Last Monday the Spartanburg City Council approved unanimously a “Healing, Reconciling and Unity” resolution, acknowledging “the historical antecedents of systemic racism” and apologizing to residents for “racial injustices and long-lasting inequities that have resulted from those policies.” The unprecedented resolution also enumerates specific actions Council members will take, including to “promote racial equity through all policies approved by City Council” and “support community efforts to amplify concerns about racist policies and practices.”

Read More »

Close the gap: Racial equity is fundamental to our health

There is so much in our hearts and minds following these tumultuous past few months and intense past few days. This is a moment to consider the causes of the consequences that are now on full display. It’s time to call out what led to such health disparities and what will it take to improve outcomes for all.

Read More »
Man presenting to a medium size group of people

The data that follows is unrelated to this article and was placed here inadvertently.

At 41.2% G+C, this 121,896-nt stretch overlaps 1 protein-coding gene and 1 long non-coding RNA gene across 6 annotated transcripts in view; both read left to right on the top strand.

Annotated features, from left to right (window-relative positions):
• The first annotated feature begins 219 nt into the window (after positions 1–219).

All Hands on Deck

When Covid-19 hit the US, we asked ourselves: Now that everyone is just trying to stay alive and save jobs, is Wellville just a distraction? We can’t just preach about the long term and what people want to achieve by the end of the Wellville project while they are busy responding to the short term. Instead, we tried a different question: How can we build a better long-term future even as we address current needs?

Read More »

By the Numbers

The data below represent an overall picture of health and wellbeing in Spartanburg – a realtime snapshot, if you will. For data that’s tied to the specific work we’re doing, see above and in the stories we share. 


Population: 319,785

No Data Found

Land area (sq. mi): 807.93
Median age: 38.2

Social and Economic Indicators

Median household income

No Data Found

2019 data

Poverty rate

No Data Found

2019 data

High school graduation rate

No Data Found

2015-2019 data

Severe housing problems *

No Data Found

* Percentage of households with at least 1 of 4 housing problems: overcrowding, high housing costs, lack of kitchen facilities, or lack of plumbing facilities (2013-2017).

Health Behaviors and Outcomes

Adult obesity

No Data Found

*2017 data

Adult smoking

No Data Found

2018 data

* Years of potential life lost before age 75 per 100,000 population.

Years of potential life lost *

No Data Found

* Years of potential life lost before age 75 per 100,000 population. Data covers 2017-2019.

Health Care

Uninsured *

No Data Found

* Persons under the age of 65 (2019 data)

Per capita Medicare spending *

No Data Found

* As a percentage of insured; does not include uninsured. Data from 2019.

Insurance sources

No Data Found

2019 data